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Letters from our readers

Issue: "Blind exiled brave," Aug. 10, 2013

‘Making tracks’

June 29  I was glad to see the review of Escape from North Korea about the underground railroad. When we lived in Seoul in 2006 we heard that about 1,000 North Koreans made the long trek that year. It is amazing what people will do to be free.
—Morris J. Reddout, Lakeland, Fla.

‘Rib ticklers’

June 29  Proverbs says “a joyful heart is good medicine.” We need more laughter and your recommendations for humor books help. I’d also recommend the work of the late, unequaled Bennett Cerf, a great compiler and creator of good, clean jokes.
—Bill Bader, Eden Prairie, Minn.

‘Literary wanderings’

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June 29  I’d like to nominate Uncle Tom’s Cabin as The Great American Novel. The story is gripping and it helped change the sentiment of a nation against slavery. Perhaps it’s not so popular today because it’s so Christian. 
—David Henry, Dallas, Texas


June 29  What a nice philosophy for a young person today: “Being polite is better than being rich.” Thanks to Mallory Crandell, whose mother let Gloria MacKenzie cut in line and win the lottery, for her good attitude.
—Christine Crowner, Saline, Mich.

Novelist Stephen King’s quote about how the world “suggests intelligent design” is a perfect example of Romans 1:19-21, where Paul wrote, “what can be known about God is plain to them, because God has shown it to them.” It’s awesome how God has the answer for everything.
—Janet Klepper, San Pedro, Calif.

‘Beware of “comfort care”’

June 29  As a retired hospice nurse, I am outraged about the woman in hospice who had her water taken away. That hospice could not have been a reputable organization. Our hospice was into “comfort care,” but we were guided by the desires of the patient and family. Reports like this make our job much harder.
—Pat Meierhenry, Lincoln, Neb.

Peterson’s last two columns about society’s spiral away from godliness really spoke to me. I am beginning to realize that believers are not necessarily called to change society as much as we are called to be a light in a society that is headed toward destruction.
—Duane Decker, Ellsworth, Maine

It bothers me that I can be so detached, so desensitized about descriptions of abortion that ought to be too horrifying even to read. But I have been reawakened. Thank you.
—Karlene Gade, Chaska, Minn.

‘Aging badly’

June 29  As a long-time subscriber, I think your anti-environmentalism bias does your readers a significant disservice. We rarely see environmental disasters in the U.S. now because of environmental laws that were passed after Rachel Carson wrote her seminal call to alarm. Protecting God’s good creation is a responsibility that every Christian bears.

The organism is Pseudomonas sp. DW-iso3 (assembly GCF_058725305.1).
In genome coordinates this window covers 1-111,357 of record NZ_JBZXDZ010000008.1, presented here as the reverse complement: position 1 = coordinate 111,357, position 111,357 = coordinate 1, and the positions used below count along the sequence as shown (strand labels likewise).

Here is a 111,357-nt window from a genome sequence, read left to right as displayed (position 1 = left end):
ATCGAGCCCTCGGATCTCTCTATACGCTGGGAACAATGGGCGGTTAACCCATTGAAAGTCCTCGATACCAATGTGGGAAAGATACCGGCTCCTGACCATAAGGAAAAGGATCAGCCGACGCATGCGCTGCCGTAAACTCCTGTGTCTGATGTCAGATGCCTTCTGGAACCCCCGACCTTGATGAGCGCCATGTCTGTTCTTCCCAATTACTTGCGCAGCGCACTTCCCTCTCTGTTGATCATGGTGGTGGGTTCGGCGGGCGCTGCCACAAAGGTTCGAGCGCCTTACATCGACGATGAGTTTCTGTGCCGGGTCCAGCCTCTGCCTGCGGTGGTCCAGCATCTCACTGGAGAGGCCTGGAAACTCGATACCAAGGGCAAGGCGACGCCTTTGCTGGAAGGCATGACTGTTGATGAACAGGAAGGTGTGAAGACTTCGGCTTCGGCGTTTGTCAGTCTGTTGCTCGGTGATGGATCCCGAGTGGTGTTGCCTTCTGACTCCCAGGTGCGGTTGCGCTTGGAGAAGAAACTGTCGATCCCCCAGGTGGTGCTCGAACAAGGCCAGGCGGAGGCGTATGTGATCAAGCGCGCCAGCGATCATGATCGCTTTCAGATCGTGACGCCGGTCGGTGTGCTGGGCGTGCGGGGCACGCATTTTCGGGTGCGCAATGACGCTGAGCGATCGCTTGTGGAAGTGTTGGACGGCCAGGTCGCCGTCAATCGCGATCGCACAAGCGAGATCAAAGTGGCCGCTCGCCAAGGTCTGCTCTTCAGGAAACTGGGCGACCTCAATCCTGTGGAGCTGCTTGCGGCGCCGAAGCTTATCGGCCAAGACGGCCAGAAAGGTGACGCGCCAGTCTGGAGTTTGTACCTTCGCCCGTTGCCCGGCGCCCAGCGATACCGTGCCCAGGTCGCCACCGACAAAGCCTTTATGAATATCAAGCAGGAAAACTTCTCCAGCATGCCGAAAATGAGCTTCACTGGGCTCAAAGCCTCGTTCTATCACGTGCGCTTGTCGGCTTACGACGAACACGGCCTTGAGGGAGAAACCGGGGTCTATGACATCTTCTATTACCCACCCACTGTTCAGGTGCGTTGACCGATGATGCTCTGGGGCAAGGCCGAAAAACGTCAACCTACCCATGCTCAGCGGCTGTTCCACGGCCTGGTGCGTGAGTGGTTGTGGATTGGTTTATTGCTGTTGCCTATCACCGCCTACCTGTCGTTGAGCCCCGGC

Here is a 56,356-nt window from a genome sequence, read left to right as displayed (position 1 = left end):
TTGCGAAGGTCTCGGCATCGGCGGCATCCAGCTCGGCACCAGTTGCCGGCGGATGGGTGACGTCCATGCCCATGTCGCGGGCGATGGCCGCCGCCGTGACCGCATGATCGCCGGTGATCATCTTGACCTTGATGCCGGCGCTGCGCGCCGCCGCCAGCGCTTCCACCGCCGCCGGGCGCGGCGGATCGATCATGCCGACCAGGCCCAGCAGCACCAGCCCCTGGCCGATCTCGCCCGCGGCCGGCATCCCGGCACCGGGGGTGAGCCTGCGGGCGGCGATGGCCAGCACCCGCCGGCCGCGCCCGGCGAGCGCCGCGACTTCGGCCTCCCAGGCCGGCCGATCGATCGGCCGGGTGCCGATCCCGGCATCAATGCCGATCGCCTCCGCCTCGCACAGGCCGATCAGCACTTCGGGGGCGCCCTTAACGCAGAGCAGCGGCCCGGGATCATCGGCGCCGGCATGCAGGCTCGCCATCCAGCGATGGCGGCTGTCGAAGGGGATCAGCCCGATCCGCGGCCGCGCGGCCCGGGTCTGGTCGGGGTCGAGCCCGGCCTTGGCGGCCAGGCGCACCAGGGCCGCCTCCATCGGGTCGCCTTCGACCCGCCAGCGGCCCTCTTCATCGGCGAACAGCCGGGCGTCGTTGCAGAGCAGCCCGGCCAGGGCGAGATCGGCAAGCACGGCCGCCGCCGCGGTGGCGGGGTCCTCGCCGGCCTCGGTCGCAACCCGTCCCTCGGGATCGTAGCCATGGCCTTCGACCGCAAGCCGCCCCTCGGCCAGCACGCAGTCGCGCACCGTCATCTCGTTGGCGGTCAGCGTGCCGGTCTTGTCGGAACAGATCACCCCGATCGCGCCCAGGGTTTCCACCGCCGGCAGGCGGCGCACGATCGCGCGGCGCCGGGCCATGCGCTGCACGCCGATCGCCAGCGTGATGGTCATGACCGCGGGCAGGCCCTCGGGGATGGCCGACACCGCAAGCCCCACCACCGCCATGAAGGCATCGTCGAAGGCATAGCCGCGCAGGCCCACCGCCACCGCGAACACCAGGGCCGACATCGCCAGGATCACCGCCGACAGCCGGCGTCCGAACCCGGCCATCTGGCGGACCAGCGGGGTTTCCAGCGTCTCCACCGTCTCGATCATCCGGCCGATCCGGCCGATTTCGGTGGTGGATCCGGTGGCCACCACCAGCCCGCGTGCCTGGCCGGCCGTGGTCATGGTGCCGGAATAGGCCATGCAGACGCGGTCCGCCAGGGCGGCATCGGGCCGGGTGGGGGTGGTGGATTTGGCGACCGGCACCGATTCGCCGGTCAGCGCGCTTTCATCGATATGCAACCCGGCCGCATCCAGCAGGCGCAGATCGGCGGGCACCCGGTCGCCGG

—David Jones, Casselberry, Fla.

‘The Fed is the market’

June 29  People need to understand what a corrupt monetary system we have today: It does not allow people to plan ahead wisely with their assets, it is completely debt-based although Scripture warns against debt, and it channels wealth away from the poor through inflation.
—Nate Alford, Clackamas, Ore.

‘Darius and the IRS’

June 29  Excellent column, but it was a bit anticlimactic for Joel Belz to conclude that he doesn’t “expect anything quite like that” from the IRS, after writing about the power of Daniel’s God. Let us all pray in faith, as James admonished, and expect God to work so that our nation may forsake our sins and experience God’s blessing.
—James Bazen, Grand Rapids, Mich.

As an IRS retiree, I have been unimpressed with WORLD’s coverage depicting the IRS as so powerful and abusive. The vast majority of the people I worked with for 29 years are God-fearing Christians. Through the ministry of fellow believers and an organization called Christian Fundamental Internal Revenue Employees, in 2008 I was brought back into the fold of Christ’s own.
—Gina R. Fisher, Wesley Chapel, N.C.

‘Man of Steel’

June 29  I was disappointed in the review of Man of Steel. Your reviewer disliked the style and plot, but there was a lot of good in the movie. It addressed tough moral questions, the joys and sorrows of father-son relationships, and included discussions of fate, choice, and the consequences of our actions.
—Davy Mulder, Chetek, Wis.

‘Yeast in the dough’

June 29  It was refreshing to read a young musician’s thoughts on worship. I and other ministers of music frequently deal with the self-centeredness of worshippers who prioritize style over substance. May God raise up more like Alex McDonald.
—Andy Fowler, Bremen, Ga.


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